WINTER'S BONE was the big surprise of 2010, rightly getting accolades for the performances of John Hawkes and Jennifer Lawrence. But my first impressions after the credits rolled was just how economical it was. A shade under 100 minutes, the film wastes very little time propelling you into the heart of the story - 17-year old Ree Dolly (Jennifer Lawrence) has to find her father Jessup, a crank cooker awaiting trial who put the family house and land up for his bond. Knowing he'll never show up for court, and having to raise her younger brother and sister alone (her mother spends most of the film in a trance-like state), holding on to the the house and property is the only thing keeping Ree and her family from disintegrating.
Everything you need to know about Ree, her family, and the various players who will fade in and out of the story come from this search, and it's a beautiful piece of storytelling from writer/director Debra Granik and her writing partner and producer Anne Rosellini. Set in the Ozark region of Missouri, WINTER'S BONE takes a simple premise (daughter searches for lost father) and imbues it with a haunting, otherworldly atmosphere by grounding everything in a reality few mainstream moviegoers are familiar with. The poverty and familial culture represented take on almost classical overtones thanks to the characterizations in the film: Jessup Dolly, the missing father; the mysterious Thump Milton, who runs the crooked kingdom of drugs that the town turns a blind eye to; and of course the vengeful, outcast Teardrop (John Hawkes), Ree's uncle and eventual partner in the search for a brother who may not even be alive.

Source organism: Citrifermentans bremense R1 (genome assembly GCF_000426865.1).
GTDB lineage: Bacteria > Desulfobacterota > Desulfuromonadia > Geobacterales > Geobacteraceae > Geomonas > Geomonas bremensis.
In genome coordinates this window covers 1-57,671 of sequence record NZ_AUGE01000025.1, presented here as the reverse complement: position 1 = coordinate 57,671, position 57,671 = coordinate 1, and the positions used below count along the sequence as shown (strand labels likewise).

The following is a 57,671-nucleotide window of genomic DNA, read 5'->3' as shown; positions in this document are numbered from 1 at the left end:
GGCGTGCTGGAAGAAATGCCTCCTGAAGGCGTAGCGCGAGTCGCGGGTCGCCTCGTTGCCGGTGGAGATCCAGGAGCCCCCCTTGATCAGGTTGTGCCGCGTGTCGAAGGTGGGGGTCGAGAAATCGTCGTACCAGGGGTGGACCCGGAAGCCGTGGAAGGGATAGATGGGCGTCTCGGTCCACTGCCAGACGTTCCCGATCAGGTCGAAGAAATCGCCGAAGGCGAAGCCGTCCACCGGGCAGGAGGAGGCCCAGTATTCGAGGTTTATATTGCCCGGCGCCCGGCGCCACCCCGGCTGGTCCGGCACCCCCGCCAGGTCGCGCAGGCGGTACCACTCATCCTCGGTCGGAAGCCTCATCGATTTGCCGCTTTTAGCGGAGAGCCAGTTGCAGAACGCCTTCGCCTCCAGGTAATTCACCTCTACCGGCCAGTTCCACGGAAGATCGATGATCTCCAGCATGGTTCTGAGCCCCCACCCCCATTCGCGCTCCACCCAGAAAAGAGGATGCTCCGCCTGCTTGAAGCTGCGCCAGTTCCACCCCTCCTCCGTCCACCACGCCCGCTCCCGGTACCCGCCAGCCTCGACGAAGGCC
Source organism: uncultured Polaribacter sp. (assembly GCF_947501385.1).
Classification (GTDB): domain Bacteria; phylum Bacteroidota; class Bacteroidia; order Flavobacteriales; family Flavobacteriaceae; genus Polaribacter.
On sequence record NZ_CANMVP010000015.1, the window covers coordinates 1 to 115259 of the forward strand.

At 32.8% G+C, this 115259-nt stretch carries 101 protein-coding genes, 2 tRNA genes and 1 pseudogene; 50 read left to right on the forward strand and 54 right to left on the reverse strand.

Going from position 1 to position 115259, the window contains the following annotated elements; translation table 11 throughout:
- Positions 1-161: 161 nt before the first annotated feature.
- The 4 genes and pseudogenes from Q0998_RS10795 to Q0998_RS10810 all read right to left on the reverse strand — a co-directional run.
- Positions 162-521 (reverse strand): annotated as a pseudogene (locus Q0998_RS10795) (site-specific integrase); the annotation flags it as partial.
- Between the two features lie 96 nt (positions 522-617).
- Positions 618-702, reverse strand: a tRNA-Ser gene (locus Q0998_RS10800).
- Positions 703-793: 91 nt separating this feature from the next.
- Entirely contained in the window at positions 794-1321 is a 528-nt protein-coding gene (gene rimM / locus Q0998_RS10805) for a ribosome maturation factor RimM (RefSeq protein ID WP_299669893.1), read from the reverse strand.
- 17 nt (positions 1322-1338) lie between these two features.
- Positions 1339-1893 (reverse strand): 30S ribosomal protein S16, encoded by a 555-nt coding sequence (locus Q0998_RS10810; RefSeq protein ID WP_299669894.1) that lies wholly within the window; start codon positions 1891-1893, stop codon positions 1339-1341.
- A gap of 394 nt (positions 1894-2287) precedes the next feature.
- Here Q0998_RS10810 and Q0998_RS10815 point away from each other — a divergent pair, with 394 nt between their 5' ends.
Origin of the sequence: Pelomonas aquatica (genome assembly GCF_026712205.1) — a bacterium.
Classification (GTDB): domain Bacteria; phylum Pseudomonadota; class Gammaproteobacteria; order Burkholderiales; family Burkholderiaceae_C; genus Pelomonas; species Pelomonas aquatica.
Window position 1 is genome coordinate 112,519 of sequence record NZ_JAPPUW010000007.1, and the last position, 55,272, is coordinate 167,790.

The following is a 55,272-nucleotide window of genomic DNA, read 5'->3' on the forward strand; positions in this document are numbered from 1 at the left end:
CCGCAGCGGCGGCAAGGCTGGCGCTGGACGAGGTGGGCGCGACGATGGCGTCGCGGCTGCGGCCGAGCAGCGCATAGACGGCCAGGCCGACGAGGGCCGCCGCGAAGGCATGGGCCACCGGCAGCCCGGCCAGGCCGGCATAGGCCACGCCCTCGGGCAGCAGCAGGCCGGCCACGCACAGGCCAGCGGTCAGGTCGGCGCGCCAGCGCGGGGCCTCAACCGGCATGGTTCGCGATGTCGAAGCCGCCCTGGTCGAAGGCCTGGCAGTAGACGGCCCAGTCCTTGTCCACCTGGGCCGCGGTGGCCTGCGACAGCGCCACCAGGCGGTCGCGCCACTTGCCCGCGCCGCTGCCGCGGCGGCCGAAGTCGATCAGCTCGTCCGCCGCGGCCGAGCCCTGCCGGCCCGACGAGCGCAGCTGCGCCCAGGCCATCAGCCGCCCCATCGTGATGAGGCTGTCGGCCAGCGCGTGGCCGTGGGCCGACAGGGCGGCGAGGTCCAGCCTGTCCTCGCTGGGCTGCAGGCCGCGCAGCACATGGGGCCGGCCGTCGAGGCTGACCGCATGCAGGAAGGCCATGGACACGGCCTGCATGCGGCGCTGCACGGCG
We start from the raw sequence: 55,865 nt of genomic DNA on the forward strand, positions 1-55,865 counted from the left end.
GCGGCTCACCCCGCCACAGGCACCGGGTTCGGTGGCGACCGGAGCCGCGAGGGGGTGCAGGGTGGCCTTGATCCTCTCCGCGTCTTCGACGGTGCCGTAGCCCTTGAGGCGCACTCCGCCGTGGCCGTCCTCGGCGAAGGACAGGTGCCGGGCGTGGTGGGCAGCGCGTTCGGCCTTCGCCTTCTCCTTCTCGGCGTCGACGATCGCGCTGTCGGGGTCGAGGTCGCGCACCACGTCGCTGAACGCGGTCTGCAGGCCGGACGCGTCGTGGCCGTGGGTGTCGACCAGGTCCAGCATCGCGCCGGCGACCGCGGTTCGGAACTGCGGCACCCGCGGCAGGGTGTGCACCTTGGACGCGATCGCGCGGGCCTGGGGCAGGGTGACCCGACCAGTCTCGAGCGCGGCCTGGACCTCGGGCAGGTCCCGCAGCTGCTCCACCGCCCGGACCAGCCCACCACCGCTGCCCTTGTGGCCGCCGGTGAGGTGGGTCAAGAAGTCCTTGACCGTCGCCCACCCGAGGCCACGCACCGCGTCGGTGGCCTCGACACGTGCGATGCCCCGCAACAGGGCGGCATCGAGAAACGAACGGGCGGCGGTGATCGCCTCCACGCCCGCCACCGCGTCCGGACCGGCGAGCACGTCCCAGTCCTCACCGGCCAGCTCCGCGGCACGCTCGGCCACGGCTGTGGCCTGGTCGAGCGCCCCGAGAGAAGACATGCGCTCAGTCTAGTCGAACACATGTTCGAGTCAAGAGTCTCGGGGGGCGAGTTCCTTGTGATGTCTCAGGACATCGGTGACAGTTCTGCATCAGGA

It was a foregone conclusion Christian Bale would win the Oscar for best Supporting Actor, but John Hawkes turns in an amazing, subtle and brooding performance, alternating between physically terrifying and introspective, holding every scene he's in with a haunting stare that is captivating to watch. It's as much a transformation as Bale's; particularly when compared to the first film I saw him in, ME AND YOU AND EVERYONE WE KNOW, where he played a lovesick nebbishy shoe salesman whose arm catches fire. Here he reminds me of Dennis Hopper, and the climactic scene when the town sheriff pulls Teardrop over is incredible: one of the best fight sequences of the year (Alison Willmore brought this up in her 2010 wrap-up on the IFC News Podcast) without a single punch.
It feels like Jennifer Lawrence sprung out of nowhere to give life to Ree Dolly, a young girl forced to grow up much faster than anyone should have to, raising her siblings and caring for her mother all while to trying to keep food on the table and the influences around her from infecting herself and her family. Her voice is worn with experience, tired and tough, with no room for negotiation or excuses. In a film where every face is lined with a million stories, it's impossible to turn away from hers, and Lawrence manages to carry the plot of WINTER'S BONE without having to rely on anything other than her determination to find her father and save her family.
Filmed with a striking grace, with a tight screenplay anchored by two excellent Oscar-nominated performances, WINTER'S BONE may have been the big surprise at the awards ceremony this year (it scraped up four nominations including Best Picture), but to anyone who saw the film it should have come as no surprise at all. Great movie, and definitely one of the best of 2010.